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FLEXO Magazine : September 2010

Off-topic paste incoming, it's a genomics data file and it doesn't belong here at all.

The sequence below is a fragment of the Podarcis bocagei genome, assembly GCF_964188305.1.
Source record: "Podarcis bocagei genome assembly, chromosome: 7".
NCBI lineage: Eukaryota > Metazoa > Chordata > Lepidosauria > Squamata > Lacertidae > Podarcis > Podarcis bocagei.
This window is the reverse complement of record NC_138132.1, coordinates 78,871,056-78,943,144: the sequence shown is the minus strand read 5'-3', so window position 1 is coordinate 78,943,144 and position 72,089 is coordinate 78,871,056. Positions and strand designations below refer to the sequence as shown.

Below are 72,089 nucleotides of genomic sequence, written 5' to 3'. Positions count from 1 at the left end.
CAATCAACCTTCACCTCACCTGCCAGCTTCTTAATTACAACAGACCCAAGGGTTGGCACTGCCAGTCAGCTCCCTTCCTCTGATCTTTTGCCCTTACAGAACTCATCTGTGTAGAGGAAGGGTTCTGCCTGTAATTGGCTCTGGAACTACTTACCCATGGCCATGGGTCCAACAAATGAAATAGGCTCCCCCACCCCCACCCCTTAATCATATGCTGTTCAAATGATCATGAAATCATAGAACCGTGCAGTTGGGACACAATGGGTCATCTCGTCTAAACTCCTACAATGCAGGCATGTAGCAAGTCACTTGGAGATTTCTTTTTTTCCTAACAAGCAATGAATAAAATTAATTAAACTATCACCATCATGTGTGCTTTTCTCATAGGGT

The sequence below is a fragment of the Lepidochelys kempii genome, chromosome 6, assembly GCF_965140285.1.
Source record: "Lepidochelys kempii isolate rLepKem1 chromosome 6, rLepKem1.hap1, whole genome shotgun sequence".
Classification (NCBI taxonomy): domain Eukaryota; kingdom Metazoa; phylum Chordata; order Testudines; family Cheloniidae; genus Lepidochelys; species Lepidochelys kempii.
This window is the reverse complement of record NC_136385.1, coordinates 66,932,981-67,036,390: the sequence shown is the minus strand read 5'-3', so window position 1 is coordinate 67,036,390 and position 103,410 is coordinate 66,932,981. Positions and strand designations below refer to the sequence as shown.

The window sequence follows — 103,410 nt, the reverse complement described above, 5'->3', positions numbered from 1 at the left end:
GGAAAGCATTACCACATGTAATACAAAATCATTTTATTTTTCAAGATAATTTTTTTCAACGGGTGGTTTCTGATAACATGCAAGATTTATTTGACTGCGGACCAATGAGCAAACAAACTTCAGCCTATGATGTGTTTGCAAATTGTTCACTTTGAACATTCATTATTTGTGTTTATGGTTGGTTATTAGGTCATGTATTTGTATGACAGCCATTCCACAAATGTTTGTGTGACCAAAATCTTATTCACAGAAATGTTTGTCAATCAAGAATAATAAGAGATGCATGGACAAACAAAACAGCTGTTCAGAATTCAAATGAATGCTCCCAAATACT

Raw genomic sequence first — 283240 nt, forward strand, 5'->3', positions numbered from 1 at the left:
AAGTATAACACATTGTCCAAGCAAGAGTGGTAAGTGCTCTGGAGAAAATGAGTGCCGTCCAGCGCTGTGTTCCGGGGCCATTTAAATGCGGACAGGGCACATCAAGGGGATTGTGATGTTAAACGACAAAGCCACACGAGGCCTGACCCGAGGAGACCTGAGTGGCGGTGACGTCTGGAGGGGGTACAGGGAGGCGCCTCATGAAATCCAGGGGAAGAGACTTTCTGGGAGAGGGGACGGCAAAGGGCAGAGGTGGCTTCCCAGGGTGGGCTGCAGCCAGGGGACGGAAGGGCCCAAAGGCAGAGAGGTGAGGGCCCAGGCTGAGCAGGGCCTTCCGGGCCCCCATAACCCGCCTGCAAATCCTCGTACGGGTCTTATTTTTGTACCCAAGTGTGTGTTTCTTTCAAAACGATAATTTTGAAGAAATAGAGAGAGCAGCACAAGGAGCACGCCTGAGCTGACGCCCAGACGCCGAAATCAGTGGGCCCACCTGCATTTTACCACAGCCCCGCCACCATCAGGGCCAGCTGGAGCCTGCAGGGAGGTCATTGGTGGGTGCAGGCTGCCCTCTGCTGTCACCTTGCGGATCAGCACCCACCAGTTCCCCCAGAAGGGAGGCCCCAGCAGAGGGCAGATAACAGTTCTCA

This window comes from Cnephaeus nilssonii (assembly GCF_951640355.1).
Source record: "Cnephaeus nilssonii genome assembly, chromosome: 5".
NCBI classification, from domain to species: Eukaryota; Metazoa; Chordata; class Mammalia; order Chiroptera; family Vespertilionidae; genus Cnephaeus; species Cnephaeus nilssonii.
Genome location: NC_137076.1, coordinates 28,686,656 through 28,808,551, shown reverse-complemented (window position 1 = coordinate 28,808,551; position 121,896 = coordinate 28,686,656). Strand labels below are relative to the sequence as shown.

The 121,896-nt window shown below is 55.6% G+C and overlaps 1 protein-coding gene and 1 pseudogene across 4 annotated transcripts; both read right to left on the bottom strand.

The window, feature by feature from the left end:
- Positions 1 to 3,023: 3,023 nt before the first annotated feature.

Technologies & Techniques Often times, pinholing is caused by the substrates. A coarse paper or board surface will absorb much more ink than coated papers. As the ink gets absorbed, the color or density will be lighter and we see more pinholing. Assuming water-based ink is being used, if enough attention is paid to pH, generally a higher pH (9.2-9.4) will assure good ink coverage. When pinholing happens on printing on film substrates, the surface tension must be identified. Was the film properly treat- ed? Is there any coating or wax residue on the film surface? When printing wide web film, the condition and cleanliness of the CI drum must also be known. On older presses, the sur- face of the drum may be slightly pitted. The uneven surface of the CI drum will show through the thin film many printers use today. All too often I see old ink on the drum surface, dust, or even powder, if anti-block oxidry powder is in use in the plant. This will cause pinholing or truly fisheye-like circles to appear. Determine the Cause As it is true with any press troubleshooting techniques, we are expecting our operators to be well informed about all fac- ets of the press conditions. So, if pinholing appears unexpect- edly, during setup or in the middle of a pressrun, there must be a clear next step to determine what has changed. Assume that the same or similar job that ran before did not exhibit the same kind of pinholing. • Is the ink of the same viscosity? • Is the anilox roller the same, screen count and volume? • When was the last time the anilox roller was cleaned? • When was the last anilox roller audit done? • Is the doctor blade adjusted properly? • Is the plate used of the same thickness, same durometer, or even the same surface texture? • Has the solvent blend changed? • Is the press speed the same? • Is the tape too soft? • Is the same press model in use for the same job? In other words, the operator needs to be able to look up all previous press conditions, as well as the previous press sheets, and compare the conditions with the printed results. Too many times there is a lack of information available that would make troubleshooting pinholing, or any other press is- sues, much easier to identify. Is there enough verbal or written communication between departments? Prepress, platemak- ing, press department or shift to shift? It is not uncommon for me to hear a press operator say: “T hey don’t tell me anything.” Now let’s assume that all press conditions are the same as from a previous successful run. The image is still pinholing. At this point, most press operators will resort to the most logical step, and that is to add printing pressure. Maybe 1mil or 2mil more pressure anilox to plate, or 1mil or 2mil more plate-to- substrate pressure? In most cases the pinholing will improve. While the pinholing has improved and the desired solid ink density number has been reached, the edges of the image may be showing a halo. If the image includes relatively fine reverse type, and the added impression “fixed”one issue, but created another, a closer look is needed. how Can it be FixeD? How can we achieve good ink coverage and still maintain a light impression setting? The operator needs to revisit all the aforementioned conditions. If no previous job information is available to rely upon, the operator must go back to basics and use published information and experience to increase ink laydown without creating poor press conditions. In order to avoid excess print- ing pressure, the choices will come down to ink volume and plate/tape package. A higher volume anilox (from 3.5bcm to 4.5bcm) may do the trick. The upper limit of the anilox volume obviously depends upon the size of the reverse type involved. If there is still a small amount of pinholing noticeable, a firmer density tape will be needed. A very common adjustment is to slow down the ink drying. For water-based inks and paper substrates, the ink suppliers are offering surfactants to be added to the ink. It lowers the surface tension of the ink, which helps the ink to flow better as it is transferred to the substrate—thus, less or no pinhol- ing. It is advisable to use only small amounts (1 to 2 percent). Too much of a good thing can be dangerous and lead to ink blocking or poor ink trapping. The same holds true for solvent inks. A typical wide web solvent blend may be 80/20 NP alcohol/NP acetate. Again, a small amount (1 to 2 percent) of butyl alcohol will help with spreading the ink. However, caution is advisable because of possible ink blocking. In terms of plate choice, most printers are using relatively high durometer plates for process printing (upper 60s to low 70s). It assures clean process printing with less dot gain. If that is the experience, then it can be said that a lower durometer plate will transfer more ink and will help to combat pinholing. Another popular fix for pinholing has been to employ various screening technologies. Many times, a 95 percent shadow dot will print better than a 100 percent. A plate test may be necessary to determine the specific percentage for optimum results. There are other aspects and conditions that need to be looked at. For instance: what is the plate relief? We know that a higher relief choice (26-30), particularly on smaller print- ing cylinders, will lead to plate cupping. The edges will print, while the rest of the image prints too light. Plate cupping is a function of plate distortion, and is directly related to plate relief. The higher the relief the more plate cupping will occur. So, if we can lower the relief, we can effectively lower plate cupping and thus lessen or eliminate the high amount of pinholing we see at times. A relief height of .020in. to .022in. is very manageable on press and lets us achieve good press settings without pinholing. For quite some time, printers have been reluctant to accept less plate relief. But the benefits are clear and proven. n ABOUT THE AUTHOR: Peter Menzian started his career in flexography in Hamburg, Germany. He came to the U.S . in 1965 and continued working as a press operator in the NY/ NJ area. He held several positions as shift supervisor and pressroom manager at Print Pack, Parquet Oneida and Gravureflex before joining DuPont and the Cyrel group in 1981. Menzian travels the U.S. and Canada to assist Cyrel customers in troubleshooting, training and in all aspects of flexo printing. 62 FLeXO september 2010 www.flexography.org FLX_Sept2010_mech.indd 62 8/31/10 5:41 PM